Life as a health care worker has certain cyclical seasons. During the summers there is the hint of a lull. Spring Break weeks are similarly quiet. People don’t elect to have procedures when the clouds part and the sun bakes the earth. January is another story. The winter is cruel in its disregard concerning whether humans elect to go to the hospital, or not. We are, as a country, in the midst of a flu epidemic and there isn’t any way around it. Granted, I’m a career hospitality staffer, but my clinical knowledge is limited. I try during the lean seasons, the times when we face community wide illness, to try to build bridges between clinical care and the work of culinary professionals like myself. The flu means all hands on deck, and that means even basement dwelling Milton’s like me have new responsibilities to take on.
I chose a career in food service with the vague notion that I could help people by doing self-perpetuating work. Life in kitchens is like Groundhog Day. You return day after day, year after year and produce the same foods each day. Whether a culinary lifer plies their trade in a restaurant, or in an institutional setting, it’s a fact that the food must be consistently right in every way. Preparation, quality, service. These never vary when it comes to food that is served repeatedly. During culinary school I harbored the even more vague notion that I’d one day go to the institutional end of cooking. The proverbial dark side of the industry. What I’ve found is that working in health care food service has been rewarding and a daily challenge. Allergies, post-surgical and disease-tailored diets, aged related food issues. These are all daily considerations. When a public health crisis such as the flu arises, I am reminded that I can not only work with food, but on behalf of people. Today, for instance, we as nutrition staffers took baskets of food to all three shifts of associates at the hospital. I wondered beforehand if the beleaguered associates would really even accept fresh fruit and snacks, or just throw the stuff at us and ask for chocolate. What we heard was “thank you” and got some weary smiles. Weary, because the e.r. was full and everybody in the hospital has been covering for sick co-workers. When asked why we were out delivering food, we’d reply “Oh, you know. High patient census. Thanks for all that you do.” Then we’d leave and let them get on with the work. Returning to restock the snacks, most of the original baskets had been emptied. I can’t draw blood, or administer medication. What I’m able to do is make health care a little better through the gifts God has given me and the training I never thought I’d use in this way. The flu season will pass, but I’ll keep electing to go to the hospital each day.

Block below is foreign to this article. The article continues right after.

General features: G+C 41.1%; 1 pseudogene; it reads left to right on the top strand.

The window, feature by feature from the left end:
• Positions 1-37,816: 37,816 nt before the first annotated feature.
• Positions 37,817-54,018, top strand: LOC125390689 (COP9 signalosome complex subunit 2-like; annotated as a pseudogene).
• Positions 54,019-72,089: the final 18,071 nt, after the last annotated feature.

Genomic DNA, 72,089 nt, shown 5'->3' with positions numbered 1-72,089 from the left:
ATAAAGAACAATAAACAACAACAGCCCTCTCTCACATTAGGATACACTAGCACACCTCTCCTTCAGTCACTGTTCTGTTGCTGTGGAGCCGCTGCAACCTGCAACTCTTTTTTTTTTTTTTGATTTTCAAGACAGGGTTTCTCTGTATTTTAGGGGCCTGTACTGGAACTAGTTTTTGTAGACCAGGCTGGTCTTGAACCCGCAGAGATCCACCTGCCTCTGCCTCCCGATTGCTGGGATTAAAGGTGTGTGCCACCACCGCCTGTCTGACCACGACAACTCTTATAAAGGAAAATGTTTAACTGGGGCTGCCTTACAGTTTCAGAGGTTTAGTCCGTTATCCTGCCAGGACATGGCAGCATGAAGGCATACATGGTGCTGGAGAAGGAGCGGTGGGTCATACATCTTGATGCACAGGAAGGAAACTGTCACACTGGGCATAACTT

Mostly Teachable Episode 10 Tastes Like Chicken
Thanks for reading and listening to Mostly Teachable. This week’s podcast is a nugget of joy about the end of the world through health care, the end of Camelot with Tom and Katie, and (hopefully) the end of people eating strangers. Have a great weekend, and have a peaceful and joyous whatever it is that you do!
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It started with a headache. Most of life’s misadventures start with a headache. Caesar crossed the Rubicon, not as an act of insurrection, but merely because the Gaul’s were out of Excedrin. The Magna Carta was signed at Runnymede on the back of plans for a discount drug store. I may do something great, like start a Miss Adventure pageant, but first I’ve got to get over the migraines. Three months of whomping headaches. Whomping. That ancient word for a headache that words can’t convey. My family doctor, baffled, called in the specialist. The referral to the specialist always starts with “Do you know my colleague Dr. X? Oh, well…he’s very good.” Very good. Yet another euphemism for misadventure.
The general practitioner and the specialist inhabit different worlds. Going to the G.P. is a lovely time. The offices seem to always have waterfalls and floral arrangements. The magazines are carefully screened to make the two-hour wait all the more pleasant. I’m friends with the harpist in the corner (“Having a good day Nancy?”). The specialist needs none of the trappings of overpriced luxury health care. His office is in a corner of town that we don’t talk about. The receptionist always seems unreasonably angry, possibly because she can’t get a referral for her headaches. She walks me down a green mile corridor into the fluorescent furnace and I wait. The Specialist enters, assesses me from the doorway and looks dolefully at my chart. “Hmm…Do you know my colleague Dr. Y? Oh, well…she’s very good.” With that I am referred to another specialist. This time in a phone booth, 28 miles outside of the city limits. I shiver while waiting for the specialist to see me. Bored Holstein’s stare through the glass and stop chewing their cud. “Headache? We know a specialist.”